Wild Justice turns one
Wild Justice, the non-profit legal organisation set up by Chris Packham, Ruth Tingay and Mark Avery, has celebrated its first anniversary.
At a special gathering held at Matrix Chambers in London, the three co-directors talked about their successes so far and their plans for the future. The evening was kicked off by David Wolfe QC, a barrister at Matrix, who pointed out that they hadn’t actually had to go to court yet as so far their legal opponents have all given in.
Mark Avery then took the stage, explaining why they believed Wild Justice was needed. "Wildlife cannot take on legal cases on its own," he commented. "It needs someone to do it for it."
Mark Avery addressed the audience first.
Ruth Tingay went on to explain that after several meetings between themselves and the lawyers, Wild Justice was born. Her preferred name at the time was The Entity, because it sounded slightly sinister. But she did agree that Wild Justice was a good substitute.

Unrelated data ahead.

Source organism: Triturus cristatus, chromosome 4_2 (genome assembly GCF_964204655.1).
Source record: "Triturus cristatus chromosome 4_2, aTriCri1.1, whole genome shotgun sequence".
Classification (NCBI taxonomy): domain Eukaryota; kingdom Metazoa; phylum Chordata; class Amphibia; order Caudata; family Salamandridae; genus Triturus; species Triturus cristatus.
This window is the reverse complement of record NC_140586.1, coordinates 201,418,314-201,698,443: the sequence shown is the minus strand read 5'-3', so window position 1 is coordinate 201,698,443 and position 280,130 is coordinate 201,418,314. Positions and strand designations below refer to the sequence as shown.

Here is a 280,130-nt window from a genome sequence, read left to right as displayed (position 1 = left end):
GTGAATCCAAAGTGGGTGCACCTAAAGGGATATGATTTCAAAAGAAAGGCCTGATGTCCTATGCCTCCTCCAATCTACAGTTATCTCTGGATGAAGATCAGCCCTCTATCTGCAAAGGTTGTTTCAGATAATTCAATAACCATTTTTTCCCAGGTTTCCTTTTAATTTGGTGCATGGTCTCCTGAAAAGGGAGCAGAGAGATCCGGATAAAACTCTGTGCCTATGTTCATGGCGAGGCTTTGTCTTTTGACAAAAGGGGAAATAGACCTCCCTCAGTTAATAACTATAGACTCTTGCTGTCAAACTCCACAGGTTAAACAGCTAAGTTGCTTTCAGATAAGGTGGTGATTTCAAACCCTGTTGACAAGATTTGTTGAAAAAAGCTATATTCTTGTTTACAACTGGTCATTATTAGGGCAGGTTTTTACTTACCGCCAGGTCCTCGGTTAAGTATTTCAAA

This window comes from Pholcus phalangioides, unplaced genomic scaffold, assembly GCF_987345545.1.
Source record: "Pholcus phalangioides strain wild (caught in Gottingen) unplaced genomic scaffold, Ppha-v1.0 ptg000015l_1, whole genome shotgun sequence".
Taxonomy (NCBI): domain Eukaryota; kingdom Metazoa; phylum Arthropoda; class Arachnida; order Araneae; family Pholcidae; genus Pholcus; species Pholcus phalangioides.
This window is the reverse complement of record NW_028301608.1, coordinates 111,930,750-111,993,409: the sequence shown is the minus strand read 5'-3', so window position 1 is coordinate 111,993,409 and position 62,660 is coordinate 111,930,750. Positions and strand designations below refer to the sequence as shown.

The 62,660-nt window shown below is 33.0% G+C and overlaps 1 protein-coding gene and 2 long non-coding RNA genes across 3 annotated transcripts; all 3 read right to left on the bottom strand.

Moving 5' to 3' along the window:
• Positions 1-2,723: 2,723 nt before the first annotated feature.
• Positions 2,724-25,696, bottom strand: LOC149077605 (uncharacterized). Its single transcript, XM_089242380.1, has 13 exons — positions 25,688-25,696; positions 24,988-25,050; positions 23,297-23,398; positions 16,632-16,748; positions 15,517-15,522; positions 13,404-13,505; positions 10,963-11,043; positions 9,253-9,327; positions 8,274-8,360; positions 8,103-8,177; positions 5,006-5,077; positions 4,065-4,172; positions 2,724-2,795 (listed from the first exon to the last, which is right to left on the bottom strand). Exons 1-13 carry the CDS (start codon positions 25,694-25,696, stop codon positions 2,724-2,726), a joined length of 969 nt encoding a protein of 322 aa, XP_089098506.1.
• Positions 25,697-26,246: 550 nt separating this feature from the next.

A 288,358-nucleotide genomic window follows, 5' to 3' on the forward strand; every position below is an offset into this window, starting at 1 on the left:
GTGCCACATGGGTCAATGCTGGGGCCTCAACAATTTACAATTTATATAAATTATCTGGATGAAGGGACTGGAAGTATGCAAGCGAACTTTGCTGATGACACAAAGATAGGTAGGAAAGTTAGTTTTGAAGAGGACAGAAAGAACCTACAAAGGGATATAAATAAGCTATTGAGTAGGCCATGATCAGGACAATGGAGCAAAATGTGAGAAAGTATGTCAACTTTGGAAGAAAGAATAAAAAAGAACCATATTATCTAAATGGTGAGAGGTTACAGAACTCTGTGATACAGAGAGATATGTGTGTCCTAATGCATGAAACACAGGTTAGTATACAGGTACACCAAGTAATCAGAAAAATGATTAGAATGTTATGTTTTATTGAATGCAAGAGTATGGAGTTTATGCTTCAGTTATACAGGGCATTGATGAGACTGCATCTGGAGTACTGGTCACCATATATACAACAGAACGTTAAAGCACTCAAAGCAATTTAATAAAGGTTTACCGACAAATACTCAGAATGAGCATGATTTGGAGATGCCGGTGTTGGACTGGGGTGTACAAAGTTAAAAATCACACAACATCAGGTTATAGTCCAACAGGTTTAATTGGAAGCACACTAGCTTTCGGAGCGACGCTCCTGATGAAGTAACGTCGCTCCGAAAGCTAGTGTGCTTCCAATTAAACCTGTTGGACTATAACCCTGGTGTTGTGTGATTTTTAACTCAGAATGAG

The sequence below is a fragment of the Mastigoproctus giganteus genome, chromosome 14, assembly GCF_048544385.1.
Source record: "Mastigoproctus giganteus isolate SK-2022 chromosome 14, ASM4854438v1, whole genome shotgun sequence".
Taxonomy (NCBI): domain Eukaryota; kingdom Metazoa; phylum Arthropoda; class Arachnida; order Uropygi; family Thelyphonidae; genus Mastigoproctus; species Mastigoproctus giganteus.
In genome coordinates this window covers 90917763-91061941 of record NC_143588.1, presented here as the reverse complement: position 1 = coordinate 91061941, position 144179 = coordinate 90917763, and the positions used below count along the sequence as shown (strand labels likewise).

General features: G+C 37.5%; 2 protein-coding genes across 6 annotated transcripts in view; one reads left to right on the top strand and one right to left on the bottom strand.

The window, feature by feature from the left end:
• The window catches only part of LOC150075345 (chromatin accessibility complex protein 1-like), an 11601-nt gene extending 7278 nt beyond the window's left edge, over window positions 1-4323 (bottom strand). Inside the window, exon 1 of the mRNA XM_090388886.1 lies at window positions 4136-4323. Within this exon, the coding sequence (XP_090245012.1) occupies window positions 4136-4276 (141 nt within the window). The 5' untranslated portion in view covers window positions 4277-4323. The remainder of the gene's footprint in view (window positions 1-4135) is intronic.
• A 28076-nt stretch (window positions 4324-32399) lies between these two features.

Chris Packham spoke last, saying that our wildlife is in big trouble, but getting angry alone achieves nothing. We need to act, and that's what Wild Justice does, he said. The organisation relies entirely on crowdfunding and will continue to do so. While this is a risky strategy it empowers everyone to get involved.
Ruth Tingay took to the stage next.
All three directors took the time to thank the dedication and hard work of their lawyers. They also talked a little about their ongoing legal battles and what they’re planning for the future. Challenges regarding general licences in England, Scotland and Wales have all resulted in promises of reviews, which are still outstanding. This is also the case for a challenge questioning the release of millions of non-native gamebirds into the British countryside.
As for what's next, the company and its lawyers are looking into aquaculture in Scotland, the Badger cull and pesticide use. We will report more on these as soon as more information becomes available.
Chris Packham spoke last.